Today was the moment of truth. I gave myself until the end of the month to be able to complete 25 real push-ups simultaneously, AND I DID IT! My arms felt like they were going to fall off, but I did it, and I am so proud of myself. I am now wondering what my next little fitness goal should be – run the distance between the house and bus stop and back in under 8 minutes, or run two miles on the treadmill in 20 minutes or less. Honestly, I need to work on my flexibility – I’ve never been very flexible, and it seems to be getting worse as I age. So maybe I will try to fit yoga into my routine a couple days a week so I can touch my knees with my forehead.
This entire period of goal setting and exercising with the kids encouraged me to pose this question: What does “HEALTHY” look like? I know that I am medically “defined” as being overweight – 10 pounds shy of being at the high end of an optimum BMI – but does that mean that I am unhealthy? I am hoping not.
It was not that long ago – it must have been before the rise of the supermodel – when somebody was referred to as “healthy” it meant they had some meat and fluff on their bones. Parents were worried if their kids were getting enough to eat, and having a little extra in the middle and on their cheeks was a sign of getting plenty. But where is the line between healthy and unhealthy? Can we really tell by “looking at a person?”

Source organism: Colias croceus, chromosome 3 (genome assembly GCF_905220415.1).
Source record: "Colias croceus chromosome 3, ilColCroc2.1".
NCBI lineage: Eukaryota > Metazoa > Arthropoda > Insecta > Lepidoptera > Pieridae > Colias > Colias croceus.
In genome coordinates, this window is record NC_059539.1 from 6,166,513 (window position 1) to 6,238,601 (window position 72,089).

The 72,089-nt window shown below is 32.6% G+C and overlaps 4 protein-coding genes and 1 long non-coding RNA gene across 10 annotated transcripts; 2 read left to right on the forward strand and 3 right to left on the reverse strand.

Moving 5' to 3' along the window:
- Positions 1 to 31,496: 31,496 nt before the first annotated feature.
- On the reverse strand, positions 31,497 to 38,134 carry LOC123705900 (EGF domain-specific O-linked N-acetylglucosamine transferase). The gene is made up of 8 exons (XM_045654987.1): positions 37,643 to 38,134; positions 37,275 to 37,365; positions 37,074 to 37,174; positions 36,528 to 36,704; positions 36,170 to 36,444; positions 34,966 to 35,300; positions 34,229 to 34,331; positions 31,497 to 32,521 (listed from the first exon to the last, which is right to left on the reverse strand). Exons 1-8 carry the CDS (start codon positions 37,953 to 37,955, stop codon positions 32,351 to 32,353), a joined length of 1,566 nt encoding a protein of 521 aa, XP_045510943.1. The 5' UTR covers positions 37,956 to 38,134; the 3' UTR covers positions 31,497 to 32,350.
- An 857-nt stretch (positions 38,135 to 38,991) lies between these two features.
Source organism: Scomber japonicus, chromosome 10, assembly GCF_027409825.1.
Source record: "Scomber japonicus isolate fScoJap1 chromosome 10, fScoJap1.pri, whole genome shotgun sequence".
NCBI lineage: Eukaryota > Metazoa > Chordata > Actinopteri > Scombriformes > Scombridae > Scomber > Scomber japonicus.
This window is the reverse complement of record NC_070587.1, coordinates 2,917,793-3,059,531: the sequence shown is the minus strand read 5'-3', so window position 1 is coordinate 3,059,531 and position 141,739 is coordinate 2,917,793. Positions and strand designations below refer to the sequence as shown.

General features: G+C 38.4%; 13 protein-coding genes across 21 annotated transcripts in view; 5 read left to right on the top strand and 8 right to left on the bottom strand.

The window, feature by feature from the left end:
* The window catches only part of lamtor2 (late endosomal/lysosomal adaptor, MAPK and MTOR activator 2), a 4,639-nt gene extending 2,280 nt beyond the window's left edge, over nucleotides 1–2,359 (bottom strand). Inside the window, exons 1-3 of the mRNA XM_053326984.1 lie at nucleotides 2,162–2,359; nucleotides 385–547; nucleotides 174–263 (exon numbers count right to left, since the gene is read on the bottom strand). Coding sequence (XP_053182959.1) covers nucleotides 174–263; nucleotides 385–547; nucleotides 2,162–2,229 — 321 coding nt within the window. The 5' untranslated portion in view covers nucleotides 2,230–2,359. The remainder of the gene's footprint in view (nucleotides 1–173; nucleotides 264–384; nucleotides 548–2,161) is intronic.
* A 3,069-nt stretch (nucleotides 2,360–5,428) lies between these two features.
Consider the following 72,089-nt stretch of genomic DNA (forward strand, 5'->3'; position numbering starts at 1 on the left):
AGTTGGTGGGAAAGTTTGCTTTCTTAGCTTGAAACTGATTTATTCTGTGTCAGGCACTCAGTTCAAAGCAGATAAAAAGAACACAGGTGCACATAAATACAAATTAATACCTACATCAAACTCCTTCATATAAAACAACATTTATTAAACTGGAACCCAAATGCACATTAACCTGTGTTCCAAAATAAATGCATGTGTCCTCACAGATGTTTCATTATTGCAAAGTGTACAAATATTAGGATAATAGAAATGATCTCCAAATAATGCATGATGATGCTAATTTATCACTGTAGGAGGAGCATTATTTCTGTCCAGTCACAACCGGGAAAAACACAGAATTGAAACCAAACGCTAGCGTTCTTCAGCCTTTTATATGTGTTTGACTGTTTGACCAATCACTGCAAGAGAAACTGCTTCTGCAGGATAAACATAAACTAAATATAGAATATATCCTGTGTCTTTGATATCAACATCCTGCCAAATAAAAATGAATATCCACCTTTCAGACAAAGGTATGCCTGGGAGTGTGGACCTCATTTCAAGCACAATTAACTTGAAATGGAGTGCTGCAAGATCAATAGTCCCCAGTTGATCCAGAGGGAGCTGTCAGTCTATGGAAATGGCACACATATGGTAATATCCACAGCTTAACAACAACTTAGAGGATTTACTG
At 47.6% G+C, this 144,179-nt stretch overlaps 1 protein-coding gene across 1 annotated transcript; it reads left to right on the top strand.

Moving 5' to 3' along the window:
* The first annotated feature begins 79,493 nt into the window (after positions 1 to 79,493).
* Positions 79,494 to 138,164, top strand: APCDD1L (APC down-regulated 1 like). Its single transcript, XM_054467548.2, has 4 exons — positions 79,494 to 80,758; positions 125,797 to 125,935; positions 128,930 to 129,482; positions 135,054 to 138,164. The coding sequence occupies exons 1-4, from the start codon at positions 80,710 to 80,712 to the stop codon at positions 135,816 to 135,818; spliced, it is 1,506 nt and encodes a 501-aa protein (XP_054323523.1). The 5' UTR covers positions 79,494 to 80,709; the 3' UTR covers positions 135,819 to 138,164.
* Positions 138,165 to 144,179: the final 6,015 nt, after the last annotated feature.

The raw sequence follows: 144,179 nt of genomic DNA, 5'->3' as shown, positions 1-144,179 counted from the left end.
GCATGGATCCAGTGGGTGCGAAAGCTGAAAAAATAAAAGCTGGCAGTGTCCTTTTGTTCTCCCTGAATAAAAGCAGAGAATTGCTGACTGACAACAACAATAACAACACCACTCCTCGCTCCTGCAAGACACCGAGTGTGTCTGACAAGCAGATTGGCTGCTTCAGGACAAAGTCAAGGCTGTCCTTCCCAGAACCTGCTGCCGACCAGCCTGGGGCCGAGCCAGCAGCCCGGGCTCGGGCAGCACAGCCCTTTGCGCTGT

I try to remind myself on a regular basis when talking with my child that I need to focus on fitness and quality of diet - not what they look like or the numbers on the scale - but it has been a real struggle for me worrying about how they will be perceived by others.
I was shocked at my kid’s last checkup when my pediatrician called attention to my 3-year-old son’s numbers – he is in the 75th percentile for height and 85th for weight. “I don’t really worry about those things at this age, but we may look at it in the future,” she said. Really? LOOK AT HIM! He is solid as a rock and extremely healthy! So now I’m thinking all this number business needs to be thrown out the window as well. BMI, ideal weight, muscle mass, body fat percentage, waist to hip ratio? What is the real determination of “healthy?” We are unique individuals, and what is healthy for one, may not be healthy for another.
When I was in high school (late 80s/early 90s), I remember hearing a commercial on the radio for a weight loss product while I was riding with other students to a Quick Recall meet. The commercial was a conversation between two teenage girls who were making fun of another girl who weighed 150 pounds. I remember feeling like a complete loser, because I weighed about 160 at the time. “Do they think I weigh that much,” I fretted? “I’ll just have to lie if someone asks me how much I weigh.” And thus the reason why most men think any woman, who is “trim,” no matter how tall she is, weighs 120 pounds or less. WE’VE BEEN LIEING ABOUT OUR WEIGHTS FOR YEARS! I would be thrilled to be 150, or even 160 again, and I know I would look pretty darn good!
I always find myself comparing myself to the Biggest Loser contestants. "I weigh that much, and look nothing like that." "They must be much shorter than I am." "Honey, do I look like that?" Finally, I told myself to get over it. We have a wide-screen TV.
My new philosophy is that “healthy” is a feeling, and right now I’m feeling pretty healthy. Will it make me live longer? I don’t know, but at least I’ll be happier than if I was constantly worrying if my dress or pant size makes me an adequate human being. I hope to instill this in my kids as well.